SHERIDAN – After more than 40 years of sitting idle, the fate of the Acme power plant lies in the hands of community members; and the effort to clean up the area starts now.
The Sheridan County Conservation District officially bought the old power plant June 29 with the goal to clean up and decontaminate the hazardous run-down building and grounds.
SCCD together with the Sheridan Community Land Trust and The Nature Conservancy will conduct a community visioning session for the plant Thursday to discuss the site’s history and ideas for the site’s reclamation and future use.
SCCD plans on participating in the Environmental Protection Agency’s Brownfields Program, which assists in the expansion, redevelopment or reuse of a property where a hazardous substance, pollutant or contaminant may be present.
SCCD district manager Carrie Rogaczewski said while it’s especially important for those in the Acme area to attend the visioning session, it could also be an important discussion for the broader community.
This will be the first of many visioning sessions for the power plant. Rogaczewski said no idea is off the table. While SCCD will entertain ideas that include keeping and tearing down the building, Rogaczewski said much of that will depend on how safe the structure is.
“No decisions have been made on what the future of the building is,” Rogaczewski said, adding that the reality will depend on the structural integrity of the building and what has to be remediated.
Rogaczewski said the most recent rounds of environmental assessments are in draft form, with more clear and specific assessments to follow.
“There will be a period still of working through what contaminants and what levels of contamination we need to deal with and how to best go about doing that,” Rogaczewski said.
The results of these assessments, along with the community’s vision for the site, will dictate what kind of funding will be needed.
According to the Wyoming State Historical Society, the coal-fired electric power plant in Acme was completed in 1910 and was one of the most advanced power plants in the West.
It provided power for the mines, coal camps, Fort Mackenzie, Sheridan and the streetcar system.
Thunder Mountain Tours owner Mike Kuzara lived in Acme in the late 1940s. Kuzara’s father was a machinist at the power plant and was killed there when a valve he was repairing blew up after it had been inaccurately tagged as turned off.
Kuzara said he thinks it’s the only fatality that occurred at the plant.
How Kuzara remembers it, Acme was an ideal place to live, complete with sturdy homes and land to recreate.
“It was pretty darn nice, (with) cottonwood trees and everyone had the river right there by their house,” Kuzara said.
He said the power plant even generated warm, clean water that flowed into a section of the Tongue River, creating its own ecosystem.
“They had fish in there that only existed in tropical areas,” Kuzara said. “There were all kinds of marine life that wouldn’t have existed anywhere else except that there was a constant supply of good clean warm water that came out of that power plant.”
According to “Black Diamonds of Sheridan,” the Acme mine continued to operate under the Sheridan-Wyoming Coal Company until 1940, after which only the Monarch mine was in operation. The loss of employment led to workers moving to coal fields in Utah and other parts of Wyoming.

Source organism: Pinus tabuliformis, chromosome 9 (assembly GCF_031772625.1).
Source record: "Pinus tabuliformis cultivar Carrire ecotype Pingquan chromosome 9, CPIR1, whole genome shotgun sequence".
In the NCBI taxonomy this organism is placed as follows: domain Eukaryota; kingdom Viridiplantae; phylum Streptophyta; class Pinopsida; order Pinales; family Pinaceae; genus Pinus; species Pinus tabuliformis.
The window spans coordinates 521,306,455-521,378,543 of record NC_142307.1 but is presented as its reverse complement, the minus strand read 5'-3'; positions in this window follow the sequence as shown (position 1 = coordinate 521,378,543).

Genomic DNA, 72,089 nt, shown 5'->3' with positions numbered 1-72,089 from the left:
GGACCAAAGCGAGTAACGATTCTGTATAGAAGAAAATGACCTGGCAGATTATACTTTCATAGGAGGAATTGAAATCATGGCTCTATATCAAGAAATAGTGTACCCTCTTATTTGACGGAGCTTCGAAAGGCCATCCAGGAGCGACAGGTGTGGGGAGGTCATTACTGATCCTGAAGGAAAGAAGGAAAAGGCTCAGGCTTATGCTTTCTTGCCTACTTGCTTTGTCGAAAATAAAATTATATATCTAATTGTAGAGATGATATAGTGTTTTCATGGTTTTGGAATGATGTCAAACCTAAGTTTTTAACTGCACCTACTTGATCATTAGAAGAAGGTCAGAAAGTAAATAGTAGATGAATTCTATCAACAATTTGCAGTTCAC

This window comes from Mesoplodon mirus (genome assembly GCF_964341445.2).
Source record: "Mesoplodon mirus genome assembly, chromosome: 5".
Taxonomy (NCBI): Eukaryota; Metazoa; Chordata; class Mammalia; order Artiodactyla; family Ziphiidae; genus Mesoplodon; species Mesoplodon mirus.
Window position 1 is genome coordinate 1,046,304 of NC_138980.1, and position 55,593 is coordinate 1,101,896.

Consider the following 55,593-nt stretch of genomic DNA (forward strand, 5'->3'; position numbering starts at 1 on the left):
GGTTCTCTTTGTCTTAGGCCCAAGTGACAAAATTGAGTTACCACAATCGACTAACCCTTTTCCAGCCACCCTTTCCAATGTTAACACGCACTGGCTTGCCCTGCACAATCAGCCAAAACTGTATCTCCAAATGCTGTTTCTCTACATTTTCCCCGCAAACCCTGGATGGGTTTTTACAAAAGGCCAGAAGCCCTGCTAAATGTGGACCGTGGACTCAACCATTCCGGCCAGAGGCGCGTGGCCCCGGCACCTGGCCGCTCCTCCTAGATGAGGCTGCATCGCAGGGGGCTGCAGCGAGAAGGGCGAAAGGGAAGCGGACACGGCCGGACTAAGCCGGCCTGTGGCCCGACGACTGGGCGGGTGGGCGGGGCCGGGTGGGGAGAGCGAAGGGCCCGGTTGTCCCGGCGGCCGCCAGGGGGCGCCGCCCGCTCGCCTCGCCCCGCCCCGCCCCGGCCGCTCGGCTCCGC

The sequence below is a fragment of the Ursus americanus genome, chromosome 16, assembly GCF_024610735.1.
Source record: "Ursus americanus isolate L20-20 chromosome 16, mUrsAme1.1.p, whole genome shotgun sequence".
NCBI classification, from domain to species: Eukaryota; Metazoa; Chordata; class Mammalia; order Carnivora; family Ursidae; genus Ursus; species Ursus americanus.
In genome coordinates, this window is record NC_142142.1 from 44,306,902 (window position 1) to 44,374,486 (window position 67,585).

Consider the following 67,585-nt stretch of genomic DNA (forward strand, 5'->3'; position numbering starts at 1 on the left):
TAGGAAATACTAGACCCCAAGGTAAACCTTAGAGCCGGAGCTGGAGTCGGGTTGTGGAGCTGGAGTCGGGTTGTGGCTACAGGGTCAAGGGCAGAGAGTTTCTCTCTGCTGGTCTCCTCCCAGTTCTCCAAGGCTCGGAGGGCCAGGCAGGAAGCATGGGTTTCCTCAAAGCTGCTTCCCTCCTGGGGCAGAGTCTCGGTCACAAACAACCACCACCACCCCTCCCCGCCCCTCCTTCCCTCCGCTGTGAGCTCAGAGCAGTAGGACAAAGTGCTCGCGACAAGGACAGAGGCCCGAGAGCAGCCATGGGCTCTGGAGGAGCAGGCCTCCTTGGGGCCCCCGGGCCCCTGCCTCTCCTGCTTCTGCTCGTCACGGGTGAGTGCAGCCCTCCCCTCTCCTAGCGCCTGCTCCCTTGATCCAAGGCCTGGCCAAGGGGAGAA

In 1953 the Sheridan-Wyoming Coal Company sold the coal camp in Acme except for the Montana-Dakota Power plant, which eventually shut down in 1976.
Kuzara said at the time, Sheridan was growing at a faster rate than the plant could handle. Hydroelectric power from the Yellowtail Dam, he said, was also much less expensive.
“It was kind of sad they had to shut that little plant down, but you know, if they want to call that progress I guess that’s OK,” Kuzara said.
In 1977, Big Horn Coal Company purchased the camp and evicted the residents that still lived there.
“It’s a shame that the town of Acme had to be upended,” Kuzara said. “…That’s an alluvial valley, that’s where the Tongue River and Goose Creek meet, and the idea that they were going to mine a place like that was absolutely ridiculous.”
Newspaper articles in the Sheridan County Fulmer Public Library’s The Wyoming Room show the power plant changed hands multiple times in the 1980s and 1990s, each time generating hope that something would be done with it.
While Rogaczewski said she doesn’t know why previous efforts fell through, she said since SCCD is a government entity, it opens up funding possibilities for which private individuals or companies aren’t eligible.
Former Sheridan Community Land Trust executive director Colin Betzler said it’s been a process to track down different people who had ownership or some stake in the power plant over the last 20 years to start discussions about the future of the plant.
“We wanted to make sure we were working with the individuals,” Betzler said. “We weren’t there as a threat, we weren’t there taking anything, we were there giving them some value for something that largely was just sort of sitting dormant with people who didn’t’ really have any game plan what the next steps might be.”
Betzler said the Acme power plant is probably one of the only potentially hazardous sites along the Tongue River in Wyoming left to clean up. He said it’s going to be a long process, but it’s one that’s starting now.
“I think the conservation district is really excited to start the community conversation about what might happen there and what the community wants to see there,” Betzler said. “The good news is that it’s not a piece of property that gets kicked down the road another decade or two; it’s something we get to address now.”